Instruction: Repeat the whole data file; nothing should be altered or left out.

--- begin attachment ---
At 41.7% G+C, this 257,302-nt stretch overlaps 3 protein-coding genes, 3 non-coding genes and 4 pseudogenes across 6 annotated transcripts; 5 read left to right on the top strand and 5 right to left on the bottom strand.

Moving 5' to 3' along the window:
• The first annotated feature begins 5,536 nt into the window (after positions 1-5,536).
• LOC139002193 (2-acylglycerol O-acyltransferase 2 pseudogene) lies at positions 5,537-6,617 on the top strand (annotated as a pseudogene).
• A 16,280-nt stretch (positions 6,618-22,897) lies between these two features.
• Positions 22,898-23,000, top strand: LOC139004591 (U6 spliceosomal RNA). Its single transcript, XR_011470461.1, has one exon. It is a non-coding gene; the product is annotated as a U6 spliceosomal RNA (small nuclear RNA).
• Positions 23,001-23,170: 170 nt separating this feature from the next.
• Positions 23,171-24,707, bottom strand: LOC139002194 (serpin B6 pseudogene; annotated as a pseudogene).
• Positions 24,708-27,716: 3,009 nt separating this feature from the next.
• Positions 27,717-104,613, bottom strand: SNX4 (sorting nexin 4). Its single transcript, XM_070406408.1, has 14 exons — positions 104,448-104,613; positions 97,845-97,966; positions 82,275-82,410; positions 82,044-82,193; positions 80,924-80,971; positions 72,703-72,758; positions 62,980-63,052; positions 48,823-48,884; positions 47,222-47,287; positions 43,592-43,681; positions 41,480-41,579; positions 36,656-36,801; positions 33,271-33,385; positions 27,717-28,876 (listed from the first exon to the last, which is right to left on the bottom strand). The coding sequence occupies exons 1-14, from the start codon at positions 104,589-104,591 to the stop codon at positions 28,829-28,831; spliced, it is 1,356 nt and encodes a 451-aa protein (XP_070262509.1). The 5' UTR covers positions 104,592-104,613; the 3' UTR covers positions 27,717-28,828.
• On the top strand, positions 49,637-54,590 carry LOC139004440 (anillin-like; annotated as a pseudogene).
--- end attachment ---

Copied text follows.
At 41.7% G+C, this 257,302-nt stretch overlaps 3 protein-coding genes, 3 non-coding genes and 4 pseudogenes across 6 annotated transcripts; 5 read left to right on the top strand and 5 right to left on the bottom strand.

Moving 5' to 3' along the window:
• The first annotated feature begins 5,536 nt into the window (after positions 1-5,536).
• LOC139002193 (2-acylglycerol O-acyltransferase 2 pseudogene) lies at positions 5,537-6,617 on the top strand (annotated as a pseudogene).
• A 16,280-nt stretch (positions 6,618-22,897) lies between these two features.
• Positions 22,898-23,000, top strand: LOC139004591 (U6 spliceosomal RNA). Its single transcript, XR_011470461.1, has one exon. It is a non-coding gene; the product is annotated as a U6 spliceosomal RNA (small nuclear RNA).
• Positions 23,001-23,170: 170 nt separating this feature from the next.
• Positions 23,171-24,707, bottom strand: LOC139002194 (serpin B6 pseudogene; annotated as a pseudogene).
• Positions 24,708-27,716: 3,009 nt separating this feature from the next.
• Positions 27,717-104,613, bottom strand: SNX4 (sorting nexin 4). Its single transcript, XM_070406408.1, has 14 exons — positions 104,448-104,613; positions 97,845-97,966; positions 82,275-82,410; positions 82,044-82,193; positions 80,924-80,971; positions 72,703-72,758; positions 62,980-63,052; positions 48,823-48,884; positions 47,222-47,287; positions 43,592-43,681; positions 41,480-41,579; positions 36,656-36,801; positions 33,271-33,385; positions 27,717-28,876 (listed from the first exon to the last, which is right to left on the bottom strand). The coding sequence occupies exons 1-14, from the start codon at positions 104,589-104,591 to the stop codon at positions 28,829-28,831; spliced, it is 1,356 nt and encodes a 451-aa protein (XP_070262509.1). The 5' UTR covers positions 104,592-104,613; the 3' UTR covers positions 27,717-28,828.
• On the top strand, positions 49,637-54,590 carry LOC139004440 (anillin-like; annotated as a pseudogene).